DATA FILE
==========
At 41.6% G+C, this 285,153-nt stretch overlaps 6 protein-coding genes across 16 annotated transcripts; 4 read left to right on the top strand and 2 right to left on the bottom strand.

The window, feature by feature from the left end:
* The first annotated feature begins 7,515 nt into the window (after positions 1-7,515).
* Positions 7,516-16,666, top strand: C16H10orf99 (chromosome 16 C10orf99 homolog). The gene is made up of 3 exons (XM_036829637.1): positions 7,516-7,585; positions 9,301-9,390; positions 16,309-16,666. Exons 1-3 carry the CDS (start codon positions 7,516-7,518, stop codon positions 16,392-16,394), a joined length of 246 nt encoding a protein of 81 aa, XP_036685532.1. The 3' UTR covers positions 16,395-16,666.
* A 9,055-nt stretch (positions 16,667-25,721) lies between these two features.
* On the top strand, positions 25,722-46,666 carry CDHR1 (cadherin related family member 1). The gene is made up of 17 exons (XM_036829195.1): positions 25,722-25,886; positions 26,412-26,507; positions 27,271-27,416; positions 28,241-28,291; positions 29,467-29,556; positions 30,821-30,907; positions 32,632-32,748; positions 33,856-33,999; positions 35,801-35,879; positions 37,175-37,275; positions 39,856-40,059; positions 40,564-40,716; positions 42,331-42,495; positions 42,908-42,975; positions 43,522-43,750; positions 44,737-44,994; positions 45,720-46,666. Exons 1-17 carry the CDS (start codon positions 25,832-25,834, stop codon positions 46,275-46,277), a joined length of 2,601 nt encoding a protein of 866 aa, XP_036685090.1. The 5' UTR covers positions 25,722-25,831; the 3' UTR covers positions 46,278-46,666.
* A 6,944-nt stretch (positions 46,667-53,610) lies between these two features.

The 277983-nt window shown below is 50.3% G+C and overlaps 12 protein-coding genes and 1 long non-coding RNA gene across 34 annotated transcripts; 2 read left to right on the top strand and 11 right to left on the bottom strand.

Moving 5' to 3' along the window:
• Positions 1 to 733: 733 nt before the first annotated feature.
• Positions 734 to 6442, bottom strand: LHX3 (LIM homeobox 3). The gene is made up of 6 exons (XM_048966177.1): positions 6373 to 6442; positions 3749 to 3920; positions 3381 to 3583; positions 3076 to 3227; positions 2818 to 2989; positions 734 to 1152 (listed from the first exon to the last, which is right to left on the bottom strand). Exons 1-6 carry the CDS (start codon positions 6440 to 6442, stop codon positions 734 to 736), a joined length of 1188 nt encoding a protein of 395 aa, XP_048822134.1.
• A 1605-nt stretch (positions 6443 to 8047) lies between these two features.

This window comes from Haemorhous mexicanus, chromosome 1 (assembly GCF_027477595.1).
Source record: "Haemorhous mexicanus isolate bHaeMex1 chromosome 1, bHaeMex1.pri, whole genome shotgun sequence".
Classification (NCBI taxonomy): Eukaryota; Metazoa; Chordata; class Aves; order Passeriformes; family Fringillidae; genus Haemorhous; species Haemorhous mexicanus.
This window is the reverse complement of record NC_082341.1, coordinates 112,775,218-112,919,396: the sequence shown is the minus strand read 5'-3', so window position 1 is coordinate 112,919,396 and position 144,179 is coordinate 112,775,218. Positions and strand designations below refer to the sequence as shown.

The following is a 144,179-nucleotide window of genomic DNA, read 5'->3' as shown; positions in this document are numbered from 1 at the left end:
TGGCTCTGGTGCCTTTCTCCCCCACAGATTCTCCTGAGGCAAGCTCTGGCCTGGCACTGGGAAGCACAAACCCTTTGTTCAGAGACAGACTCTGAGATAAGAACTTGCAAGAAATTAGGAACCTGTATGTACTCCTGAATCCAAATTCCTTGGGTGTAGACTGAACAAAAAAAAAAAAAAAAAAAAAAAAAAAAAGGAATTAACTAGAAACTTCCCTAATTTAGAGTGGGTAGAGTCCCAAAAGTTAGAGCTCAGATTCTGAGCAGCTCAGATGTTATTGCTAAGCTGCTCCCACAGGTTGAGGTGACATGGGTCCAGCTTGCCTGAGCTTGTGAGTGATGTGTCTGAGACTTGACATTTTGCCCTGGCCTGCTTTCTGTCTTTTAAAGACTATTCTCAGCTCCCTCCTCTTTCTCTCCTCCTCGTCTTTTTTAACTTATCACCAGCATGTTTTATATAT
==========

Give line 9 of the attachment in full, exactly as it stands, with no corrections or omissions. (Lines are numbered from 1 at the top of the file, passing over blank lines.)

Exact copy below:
Moving 5' to 3' along the window: